The battle at Sharpsburg was the result of unforeseen circumstances and not of deliberate purpose. It was one of the bloodiest of the war, and a defeat for both armies. The prestige of the day was with Lee, but when on the night of the 18th he recrossed into Virginia, although, as the Comte de Paris says, he “left not a single trophy of his nocturnal retreat in the hands of the enemy,” he left the prestige of the result with McClellan. And yet when it is known that General McClellan had 87,000 troops at hand, and General Lee fought the battle with less than 35,000,6 an army depleted by battles, weakened by privations, broken down by marching, and “ruined by straggling,” it was unquestionably on the Confederate side the best-fought battle of the war.

1 “we had been faring very badly since we left Manassas Junction, having had only one meal that included bread and coffee. Our diet had been Green corn, with beef without salt, roasted on the end of ramrods. We heard with delight of the ‘plenty’ to be had in Maryland; judge of our disappointment when, about 2 o'clock at night, we were marched into a dank clover-field and the order came down the line, ‘men, go into that corn-field and get your rations — and be ready to march at 5 in the morning. Don't burn any of these fencerails.’ of course we obeyed orders as to the corn, but, the rails suffered.”--extract from a letter written by Lieut. Robert Healy, of Jackson's corps.

2 Lieutenant Robert Healy, of the 55th Virginia, in Stonewall Jackson's command, tells the following incident of the march into Maryland: “the day before the corps waded the Potomac at White's Ford, they marched through Leesburg, where an old lady with upraised hands, and with tears in her eyes exclaimed: ‘the Lord bless your dirty ragged souls!’ Lieutenant Healy adds: ‘Don't think we were any dirtier than the rest, but it was our luck to get the blessing.’ ”--Editors.

3 General Julius White says in his report ( “Official Records,” Vol. XIX., Pt. I., p. 523): “It will be noticed that Colonel Ford claims to have been ordered by Colonel Miles to evacuate the heights. Colonel Miles, however, denied to me ever having given such an order, but said he gave orders that if it became necessary to abandon the heights the guns were to be spiked and dismounted.” See also General White's statements, p. 612.--Editors.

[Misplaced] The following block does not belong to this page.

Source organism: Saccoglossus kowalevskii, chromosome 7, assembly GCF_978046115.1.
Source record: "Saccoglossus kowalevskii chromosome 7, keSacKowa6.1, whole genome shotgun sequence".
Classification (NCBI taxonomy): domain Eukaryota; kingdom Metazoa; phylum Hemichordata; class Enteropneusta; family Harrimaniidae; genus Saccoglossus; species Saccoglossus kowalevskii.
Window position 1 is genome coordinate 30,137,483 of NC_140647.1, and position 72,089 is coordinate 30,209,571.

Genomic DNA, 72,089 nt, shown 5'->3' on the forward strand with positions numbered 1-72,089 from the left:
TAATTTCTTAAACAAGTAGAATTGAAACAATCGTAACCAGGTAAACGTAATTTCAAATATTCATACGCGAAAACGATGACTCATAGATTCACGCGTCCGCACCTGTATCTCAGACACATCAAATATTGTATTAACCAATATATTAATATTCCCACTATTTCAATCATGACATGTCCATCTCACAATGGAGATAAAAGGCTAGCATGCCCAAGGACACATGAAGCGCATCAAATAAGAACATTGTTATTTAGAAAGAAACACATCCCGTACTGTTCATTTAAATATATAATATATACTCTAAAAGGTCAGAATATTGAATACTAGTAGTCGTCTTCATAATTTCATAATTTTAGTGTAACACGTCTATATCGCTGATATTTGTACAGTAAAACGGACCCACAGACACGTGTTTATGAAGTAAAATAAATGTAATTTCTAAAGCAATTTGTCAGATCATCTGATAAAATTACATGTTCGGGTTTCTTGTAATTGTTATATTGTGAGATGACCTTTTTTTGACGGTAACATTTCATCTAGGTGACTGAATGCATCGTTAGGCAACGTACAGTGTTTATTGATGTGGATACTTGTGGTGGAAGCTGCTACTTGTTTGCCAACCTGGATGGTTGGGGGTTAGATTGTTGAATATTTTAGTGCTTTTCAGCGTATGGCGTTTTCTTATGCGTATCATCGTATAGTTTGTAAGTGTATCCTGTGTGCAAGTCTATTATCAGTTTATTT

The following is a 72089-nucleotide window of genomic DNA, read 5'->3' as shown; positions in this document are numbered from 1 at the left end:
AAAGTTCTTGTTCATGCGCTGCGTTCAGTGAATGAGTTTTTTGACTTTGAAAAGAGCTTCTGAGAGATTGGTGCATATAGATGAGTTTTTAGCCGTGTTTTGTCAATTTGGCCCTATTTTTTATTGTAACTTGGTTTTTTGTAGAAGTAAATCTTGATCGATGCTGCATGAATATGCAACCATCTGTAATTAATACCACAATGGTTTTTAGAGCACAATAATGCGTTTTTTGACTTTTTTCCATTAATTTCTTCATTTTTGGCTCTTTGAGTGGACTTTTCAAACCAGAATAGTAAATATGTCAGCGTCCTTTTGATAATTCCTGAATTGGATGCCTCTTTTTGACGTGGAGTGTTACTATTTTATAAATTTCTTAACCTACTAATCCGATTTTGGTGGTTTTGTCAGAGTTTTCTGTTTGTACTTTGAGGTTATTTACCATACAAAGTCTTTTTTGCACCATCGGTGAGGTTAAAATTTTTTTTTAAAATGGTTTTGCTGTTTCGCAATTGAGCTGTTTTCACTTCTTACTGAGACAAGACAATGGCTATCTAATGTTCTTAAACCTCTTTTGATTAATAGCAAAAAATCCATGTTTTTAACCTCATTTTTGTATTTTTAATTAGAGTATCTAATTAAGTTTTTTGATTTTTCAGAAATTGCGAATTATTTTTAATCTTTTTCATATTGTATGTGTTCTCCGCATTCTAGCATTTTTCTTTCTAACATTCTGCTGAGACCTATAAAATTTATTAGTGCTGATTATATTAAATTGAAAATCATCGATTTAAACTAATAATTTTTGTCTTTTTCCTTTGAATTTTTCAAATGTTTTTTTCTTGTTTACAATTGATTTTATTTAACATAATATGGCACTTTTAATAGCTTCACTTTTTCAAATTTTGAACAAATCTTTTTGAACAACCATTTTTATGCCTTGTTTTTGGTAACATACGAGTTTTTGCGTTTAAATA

4 Of the expectations of Jackson's men, Lieutenant Robert Healy says, in a letter written in 1886:

“On the evening of the 14th we took position within six hundred yards of a Federal fort on Bolivar Heights. We lay that night in a deep ravine, perpendicular to the Shenandoah. The next morning by dawn I crept up) the hill to see how the land lay. A few strides brought me, to the edge of an abatis which extended solidly for two hundred yards, a narrow bare field being between the abatis and the foot of the fort, which was garnished with thirty guns. They were searching the abatis lazily with grape-shot, which flew uncomfortably near at times. I thought I had never seen a more dangerous trap in my life. The order had been given that we were to charge at sunrise. I went back, and Austin Brocken-brough asked, ‘How is it’ ‘Well,’ said I, ‘we'll say our prayers and go in like men.’ ‘Not as bad as that’ ‘Every bit; see for yourself.’ He went up and came back looking very grave. Meanwhile, from the east, north-west, and north-east our cannon opened and were answered by the Federal guns from Bolivar Heights. We were down in a ravine; we could see nothing; we could only hear. Presently, along our line came the words, ‘Prepare to charge!’ We moved steadily up the hill; the sun had just risen; some one said: ‘Colonel, what is that on the fort;’ ‘Halt,’ cried the colonel, ‘they have surrendered.’ A glad shout burst from ten thousands men. We got into the place as soon as we could, but the way was so difficult it took us a half hour.” Editors.

5 See General Cox's statements, p. 647.--Editors.

6 See notes on pp. 565 and 603 as to the strength of the forces on each side.--Editors.